The UK Government webpage gives a quick guide as to the rights for surrogate mothers and includes the following information. ‘Surrogates are the legal mother of any child they carry, unless they sign a parental order after they give birth transferring their rights to the intended parents.’ ‘The woman who gives birth is always treated as the legal mother and has the right to keep the child – even if they’re not genetically related. Surrogacy contracts aren’t enforced by UK law, even if a contact has been signed with the intended parents and they’ve paid for any expenses.’ This is obviously extremely controversial with surrogate mothers having the ability to keep the babies they give birth to regardless of the fact that the child may be the genetic child of the intended mother. This results in issues like the one reported by the Daily Mail in their article entitled ‘Surrogate mother says ‘Sorry, but I am keeping your babies.’’. So what about the father’s rights? The government states that ‘the child’s legal father or ‘second parent’ is the surrogate’s husband of civil partner unless legal rights are given to someone else through a parental order or adoption or the surrogate’s husband or civil partner did not give their permission to their wife or partner.’ Thus it would appear that the intended father, who could also be the genetic father of the child, is left in the same position as that of the intended mother. Further the government states that ‘if a surrogate mother has no partner, or they’re unmarried and not in a civil partnership, the child will have no legal father or second parent unless the partner actively gives consent’.

It is illegal in the UK to pay a surrogate beyond the reasonable expenses incurred by the surrogate mother in relation to her pregnancy. The Surrogate also has a right to 52 weeks’ maternity leave and to return to their job after this.

Surrogacy law within the UK has not changed much since the implementation of the Surrogacy Act 1985. Thus Surrogacy law could be considered somewhat outdated and fragmented. Bianca Jackson in her article entitled Surrogacy: A Guide to the Current Law (Part 1) states that surrogacy law is full of contradictions such as the fact that ‘commercial surrogacy is prohibited, but the courts can authorize payments to the surrogate mother; third party non-profit surrogacy organizations can receive remuneration for some services, but not for others. There is no comprehensive legal approach to surrogacy or even consensus about what such an approach would look like. As such, surrogacy law remains a source of confusion to both practitioners and those who engage in surrogacy practices.’

Bianca goes on to explain that, according to the Surrogacy Act, ‘Surrogacy arrangements are not illegal if they are altruistic (i.e. the surrogate mother does not receive payment for carrying the commissioned child). Commercial arrangements for surrogacy are prohibited [s.2(1)]. However, the commissioning parents and/or the surrogate mother are not guilty of an offence if payment beyond reasonable expenses is made [s.2(2)]- though if payment is made, this may have ramifications for the outcome of the application for a parental order. Regardless of whether payment is made to the surrogate mother or not, all surrogacy arrangements are unenforceable [s.1A – inserted by Human Fertilisation and Embryology Act 1990]. It is a criminal offence for a person to advertise that they are looking for a surrogate mother or are willing to act as a surrogate mother [s.3(1)(a)] and the penalty for doing so is a fine and/or up to three months imprisonment [s.4(1)].’ Further in relation to professional bodies, ‘It is a criminal offence for any third party (whether an individual or a professional body) to broker surrogacy agreements between a surrogate mother and commissioning parents for commercial purposes, i.e. for payment [s.2]. It is also a criminal offence for third parties to advertise their willingness to broker a surrogacy arrangement [s.3(1)(a)], as well as for newspapers or periodicals to carry said advertisements [s.3(2)]. The penalty for any of the above offences is a fine and/or up to three months imprisonment [s.4(1)].’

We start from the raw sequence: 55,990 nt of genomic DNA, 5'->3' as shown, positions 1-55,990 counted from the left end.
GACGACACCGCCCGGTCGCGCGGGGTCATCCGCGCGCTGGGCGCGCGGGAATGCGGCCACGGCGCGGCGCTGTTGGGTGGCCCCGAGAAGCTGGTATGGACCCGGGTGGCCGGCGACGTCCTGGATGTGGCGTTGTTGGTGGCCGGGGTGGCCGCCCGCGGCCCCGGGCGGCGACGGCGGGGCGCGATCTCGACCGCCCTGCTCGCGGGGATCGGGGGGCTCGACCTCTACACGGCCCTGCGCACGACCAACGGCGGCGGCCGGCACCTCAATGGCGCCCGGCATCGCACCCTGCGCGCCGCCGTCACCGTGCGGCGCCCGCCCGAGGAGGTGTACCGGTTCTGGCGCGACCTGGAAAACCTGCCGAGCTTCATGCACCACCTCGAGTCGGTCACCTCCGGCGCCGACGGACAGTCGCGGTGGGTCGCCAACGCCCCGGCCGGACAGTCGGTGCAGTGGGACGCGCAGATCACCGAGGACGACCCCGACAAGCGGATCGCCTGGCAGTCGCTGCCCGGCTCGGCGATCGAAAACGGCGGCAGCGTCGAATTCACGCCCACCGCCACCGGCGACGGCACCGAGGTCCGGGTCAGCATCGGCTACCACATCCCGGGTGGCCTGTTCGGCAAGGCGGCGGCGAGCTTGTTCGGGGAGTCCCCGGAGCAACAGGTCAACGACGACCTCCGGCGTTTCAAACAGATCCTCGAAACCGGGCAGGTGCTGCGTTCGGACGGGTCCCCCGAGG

The Human Fertilisation and Embryology Act 1990 and 2008 both further add to the Surrogacy Act. The Human Fertilisation and Embryology Acts above regulate what can and cannot be done with embryo’s and gametes. Bianca goes on to explain the intricacies of the above Act in relation to the legal definitions of parentage and the transfer of parental responsibility and legal parenthood, which make for interesting reading.

Of further relevance in the area is the Human Fertilisation and Embryology (Parental Orders) Regulation 2010 which inserted s.1 of the Adoption and Children Act 2002 into s.54 of the HFEA 2008. Part 13 of the Family Procedure Rules 2010 also offers integral guidance on s.54 of the HFEA 2008. Links to all of the above acts, regulations and articles can be found below.

Obviously the above is a simplified summary of current surrogacy laws and anyone wishing to take part in the surrogacy process should visit the Human Fertilisation & Embryology Authority’s website which is listed below and contact a lawyer with specialist knowledge of surrogacy law.

Further information on surrogacy and support throughout the surrogacy process can be found via the links below:

Surrogacy Act 1985:

The Human Fertilisation and Embryology Act 1990:

The Human Fertilisation and Embryology Act 2008:

Human Fertilisation and Embryology (Parental Orders) Regulation 2010: